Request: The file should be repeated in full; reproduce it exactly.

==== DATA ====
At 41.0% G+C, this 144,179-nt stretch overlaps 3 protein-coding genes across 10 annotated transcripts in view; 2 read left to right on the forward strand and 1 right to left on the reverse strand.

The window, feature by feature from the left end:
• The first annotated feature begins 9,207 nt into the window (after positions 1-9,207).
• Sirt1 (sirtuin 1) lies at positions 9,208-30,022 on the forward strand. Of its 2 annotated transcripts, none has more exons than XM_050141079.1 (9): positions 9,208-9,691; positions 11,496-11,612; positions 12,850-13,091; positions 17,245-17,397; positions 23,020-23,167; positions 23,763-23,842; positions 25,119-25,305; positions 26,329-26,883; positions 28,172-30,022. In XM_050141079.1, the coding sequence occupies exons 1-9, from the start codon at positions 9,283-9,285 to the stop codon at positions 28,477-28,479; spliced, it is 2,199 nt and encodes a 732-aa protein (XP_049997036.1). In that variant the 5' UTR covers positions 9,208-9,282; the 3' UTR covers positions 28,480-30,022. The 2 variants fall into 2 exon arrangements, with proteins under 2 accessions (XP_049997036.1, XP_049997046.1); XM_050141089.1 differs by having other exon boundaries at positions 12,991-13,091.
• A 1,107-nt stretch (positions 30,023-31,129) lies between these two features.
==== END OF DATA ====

At 41.0% G+C, this 144,179-nt stretch overlaps 3 protein-coding genes across 10 annotated transcripts in view; 2 read left to right on the forward strand and 1 right to left on the reverse strand.

The window, feature by feature from the left end:
• The first annotated feature begins 9,207 nt into the window (after positions 1-9,207).
• Sirt1 (sirtuin 1) lies at positions 9,208-30,022 on the forward strand. Of its 2 annotated transcripts, none has more exons than XM_050141079.1 (9): positions 9,208-9,691; positions 11,496-11,612; positions 12,850-13,091; positions 17,245-17,397; positions 23,020-23,167; positions 23,763-23,842; positions 25,119-25,305; positions 26,329-26,883; positions 28,172-30,022. In XM_050141079.1, the coding sequence occupies exons 1-9, from the start codon at positions 9,283-9,285 to the stop codon at positions 28,477-28,479; spliced, it is 2,199 nt and encodes a 732-aa protein (XP_049997036.1). In that variant the 5' UTR covers positions 9,208-9,282; the 3' UTR covers positions 28,480-30,022. The 2 variants fall into 2 exon arrangements, with proteins under 2 accessions (XP_049997036.1, XP_049997046.1); XM_050141089.1 differs by having other exon boundaries at positions 12,991-13,091.
• A 1,107-nt stretch (positions 30,023-31,129) lies between these two features.